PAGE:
Arctic Council representatives gather to review common approaches in reduction of Indigenous suicide rates across the Arctic
IQALUIT, March 3, 2017 /CNW/ - The Inuit Circumpolar Council (ICC), Inuit Tapiriit Kanatami (ITK) and the Canadian Institutes of Health Research (CIHR) are pleased to report on some of the steps being taken to address suicide in Arctic States with the closing workshop of the RISING SUN Initiative (Reducing the Incidence of Suicide in Indigenous Groups – Strengths United through Networks). This was the third of a series of collaborative workshops held under the auspices of the US Chairmanship of the Arctic Council, focusing on ways to effectively prevent suicide among Indigenous people in the circumpolar region.
The objective of the RISING SUN initiative was to develop a set of common definitions, measurements and standards to help healthcare workers in different systems better serve their communities, while helping policymakers measure progress, monitor the implementation of interventions, and identify local challenges to implementation. Participants examined how the RISING SUN complements key strategies such as ITK's National Inuit Suicide Prevention Strategy. The workshop was also used as a platform for Finnish delegates towards the recently developed Mental Wellness Strategy for Saami Peoples and towards the Finnish Chairmanship of the Arctic Council between 2017-2019.
ICC, ITK and CIHR look forward to working with Finland who takes over chairmanship of the Arctic Council for 2017-2019 with suicide prevention as a continued shared priority.
"I was encouraged by the participation, particularly from those individuals who live in circumpolar communities. It is clear that mental wellness and suicide prevention is an urgent priority across the north. The network that has been created must be sustained and the work that remains must always be centred on community needs"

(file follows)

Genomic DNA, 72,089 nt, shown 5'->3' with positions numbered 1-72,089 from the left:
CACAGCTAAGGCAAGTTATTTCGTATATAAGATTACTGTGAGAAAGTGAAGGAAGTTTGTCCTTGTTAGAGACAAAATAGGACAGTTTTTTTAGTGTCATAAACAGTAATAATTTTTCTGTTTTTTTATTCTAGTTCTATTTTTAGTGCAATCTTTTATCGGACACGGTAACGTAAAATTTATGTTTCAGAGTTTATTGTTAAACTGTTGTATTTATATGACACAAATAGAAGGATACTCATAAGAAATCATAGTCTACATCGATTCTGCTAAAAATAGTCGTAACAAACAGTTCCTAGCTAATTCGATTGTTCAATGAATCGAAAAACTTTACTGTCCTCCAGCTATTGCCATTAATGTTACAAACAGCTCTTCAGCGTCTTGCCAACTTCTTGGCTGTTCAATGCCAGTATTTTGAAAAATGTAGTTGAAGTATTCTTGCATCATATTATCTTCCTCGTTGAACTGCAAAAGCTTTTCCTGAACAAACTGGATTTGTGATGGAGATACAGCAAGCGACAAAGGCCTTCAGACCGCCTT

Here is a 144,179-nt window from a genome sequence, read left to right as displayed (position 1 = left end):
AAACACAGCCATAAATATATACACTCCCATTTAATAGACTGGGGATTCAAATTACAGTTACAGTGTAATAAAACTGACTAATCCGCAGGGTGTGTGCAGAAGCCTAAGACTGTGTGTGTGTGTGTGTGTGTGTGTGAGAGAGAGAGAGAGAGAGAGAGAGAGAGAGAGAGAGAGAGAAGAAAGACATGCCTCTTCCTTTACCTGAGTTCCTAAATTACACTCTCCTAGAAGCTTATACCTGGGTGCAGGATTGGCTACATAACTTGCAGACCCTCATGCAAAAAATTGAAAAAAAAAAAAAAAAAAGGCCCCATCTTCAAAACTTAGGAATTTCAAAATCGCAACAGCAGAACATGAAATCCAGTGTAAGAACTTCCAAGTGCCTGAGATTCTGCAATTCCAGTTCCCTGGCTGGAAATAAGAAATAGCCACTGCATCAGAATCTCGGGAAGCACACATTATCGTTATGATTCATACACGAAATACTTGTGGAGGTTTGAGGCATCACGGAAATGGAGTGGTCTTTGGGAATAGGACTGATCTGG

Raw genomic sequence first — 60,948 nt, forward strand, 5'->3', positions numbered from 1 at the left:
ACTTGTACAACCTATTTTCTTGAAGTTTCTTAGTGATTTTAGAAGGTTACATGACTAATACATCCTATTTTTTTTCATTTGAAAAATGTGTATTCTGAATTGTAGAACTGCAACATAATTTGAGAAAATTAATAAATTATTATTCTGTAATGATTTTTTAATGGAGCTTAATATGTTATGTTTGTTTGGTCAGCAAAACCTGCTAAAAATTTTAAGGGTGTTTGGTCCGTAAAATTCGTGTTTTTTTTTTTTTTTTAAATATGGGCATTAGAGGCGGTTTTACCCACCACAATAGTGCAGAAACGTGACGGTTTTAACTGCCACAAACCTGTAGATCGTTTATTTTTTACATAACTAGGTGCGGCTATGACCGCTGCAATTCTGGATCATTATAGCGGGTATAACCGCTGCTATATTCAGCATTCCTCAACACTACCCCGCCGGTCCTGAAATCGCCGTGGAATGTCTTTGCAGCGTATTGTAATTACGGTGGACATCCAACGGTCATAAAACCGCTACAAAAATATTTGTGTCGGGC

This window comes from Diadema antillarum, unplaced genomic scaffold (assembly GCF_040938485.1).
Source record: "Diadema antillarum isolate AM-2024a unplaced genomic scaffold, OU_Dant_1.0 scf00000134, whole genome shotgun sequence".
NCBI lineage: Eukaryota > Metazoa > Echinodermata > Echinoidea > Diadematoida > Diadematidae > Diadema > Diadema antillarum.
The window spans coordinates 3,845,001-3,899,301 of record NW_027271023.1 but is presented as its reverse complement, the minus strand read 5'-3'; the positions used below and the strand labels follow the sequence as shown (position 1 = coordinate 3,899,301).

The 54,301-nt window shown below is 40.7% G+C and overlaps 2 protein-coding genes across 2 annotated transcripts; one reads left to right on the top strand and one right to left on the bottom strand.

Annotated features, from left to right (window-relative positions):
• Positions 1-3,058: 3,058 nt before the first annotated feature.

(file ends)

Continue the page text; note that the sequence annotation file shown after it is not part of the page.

Chair, Inuit Circumpolar Council
"By working together, we strengthen our efforts to improve social equity and overcome the systemic barriers to suicide prevention. We are part of a movement towards change, and I felt a true spirit of partnership and goodwill among participants in RISING SUN. During the two-day workshop, I pledged to continue to do my part to address suicide among our people and I truly value the contributions and collective action of all partners towards our common goal."
President, Inuit Tapiriit Kanatami
"I was impressed by the commitment made by key organizations in finding concrete solutions that are both community-based and that effectively integrate Inuit knowledge and Indigenous ways of knowing. I remain very encouraged to see this work continued and built on under the Finnish Chairmanship of the Arctic Council between 2017-2019."
- Dr. Alain Beaudet
President, Canadian Institutes of Health Research
- Suicide rates for Inuit are 11 times the national average and among the highest in the world.
- Suicide continues to be a major cause of premature and preventable death among Canadians and is a leading cause of death in young people.
- RISING SUN is an initiative under the U.S. chairmanship of the Arctic Council, coordinated by the Sustainable Development Working Group,
- This workshop was a follow-up activity to the mental wellness symposium of 2015, led by Canada and collaborating countries.
Inuit Tapiriit Kanatami (ITK) is the national representational organization for Canada's 60,000 Inuit, the majority of whom live in 53 communities spread across the Inuvialuit Settlement Region (Northwest Territories), Nunavut, Nunavik (Northern Quebec), and Nunatsiavut (Northern Labrador).
SOURCE Canadian Institutes of Health Research
For further information: Contacts: Andrew MacKendrick, Office of Jane Philpott, Minister of Health, 613-957-0200; Media Relations, Canadian Institutes of Health Research, 613-941-4563, firstname.lastname@example.org; Carole Simon, Inuit Circumpolar Council - Canada, P: 613-563-2642, Email: email@example.com ; Patricia D'Souza, Inuit Tapiriit Kanatami, 613-292-4482, firstname.lastname@example.org